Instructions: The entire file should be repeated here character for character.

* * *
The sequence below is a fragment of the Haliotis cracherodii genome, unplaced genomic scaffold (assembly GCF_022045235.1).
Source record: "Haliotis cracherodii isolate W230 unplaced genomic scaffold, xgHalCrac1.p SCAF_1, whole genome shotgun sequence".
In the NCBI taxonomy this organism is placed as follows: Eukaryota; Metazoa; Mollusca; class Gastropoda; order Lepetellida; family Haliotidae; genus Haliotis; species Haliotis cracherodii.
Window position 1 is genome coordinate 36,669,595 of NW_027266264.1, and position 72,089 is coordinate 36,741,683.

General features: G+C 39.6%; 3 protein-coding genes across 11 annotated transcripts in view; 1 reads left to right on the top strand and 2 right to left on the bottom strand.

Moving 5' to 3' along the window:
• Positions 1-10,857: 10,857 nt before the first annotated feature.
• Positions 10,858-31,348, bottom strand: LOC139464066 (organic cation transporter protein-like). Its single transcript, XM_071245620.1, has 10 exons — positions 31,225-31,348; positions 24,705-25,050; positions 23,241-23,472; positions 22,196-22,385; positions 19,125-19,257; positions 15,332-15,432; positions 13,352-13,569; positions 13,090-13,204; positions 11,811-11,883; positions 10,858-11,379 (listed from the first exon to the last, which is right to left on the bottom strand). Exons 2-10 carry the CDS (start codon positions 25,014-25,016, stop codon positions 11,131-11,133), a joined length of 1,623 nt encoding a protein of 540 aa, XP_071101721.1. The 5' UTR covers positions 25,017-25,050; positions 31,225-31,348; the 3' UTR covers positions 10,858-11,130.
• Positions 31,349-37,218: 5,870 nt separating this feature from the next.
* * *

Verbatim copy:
The sequence below is a fragment of the Haliotis cracherodii genome, unplaced genomic scaffold (assembly GCF_022045235.1).
Source record: "Haliotis cracherodii isolate W230 unplaced genomic scaffold, xgHalCrac1.p SCAF_1, whole genome shotgun sequence".
In the NCBI taxonomy this organism is placed as follows: Eukaryota; Metazoa; Mollusca; class Gastropoda; order Lepetellida; family Haliotidae; genus Haliotis; species Haliotis cracherodii.
Window position 1 is genome coordinate 36,669,595 of NW_027266264.1, and position 72,089 is coordinate 36,741,683.

General features: G+C 39.6%; 3 protein-coding genes across 11 annotated transcripts in view; 1 reads left to right on the top strand and 2 right to left on the bottom strand.

Moving 5' to 3' along the window:
• Positions 1-10,857: 10,857 nt before the first annotated feature.
• Positions 10,858-31,348, bottom strand: LOC139464066 (organic cation transporter protein-like). Its single transcript, XM_071245620.1, has 10 exons — positions 31,225-31,348; positions 24,705-25,050; positions 23,241-23,472; positions 22,196-22,385; positions 19,125-19,257; positions 15,332-15,432; positions 13,352-13,569; positions 13,090-13,204; positions 11,811-11,883; positions 10,858-11,379 (listed from the first exon to the last, which is right to left on the bottom strand). Exons 2-10 carry the CDS (start codon positions 25,014-25,016, stop codon positions 11,131-11,133), a joined length of 1,623 nt encoding a protein of 540 aa, XP_071101721.1. The 5' UTR covers positions 25,017-25,050; positions 31,225-31,348; the 3' UTR covers positions 10,858-11,130.
• Positions 31,349-37,218: 5,870 nt separating this feature from the next.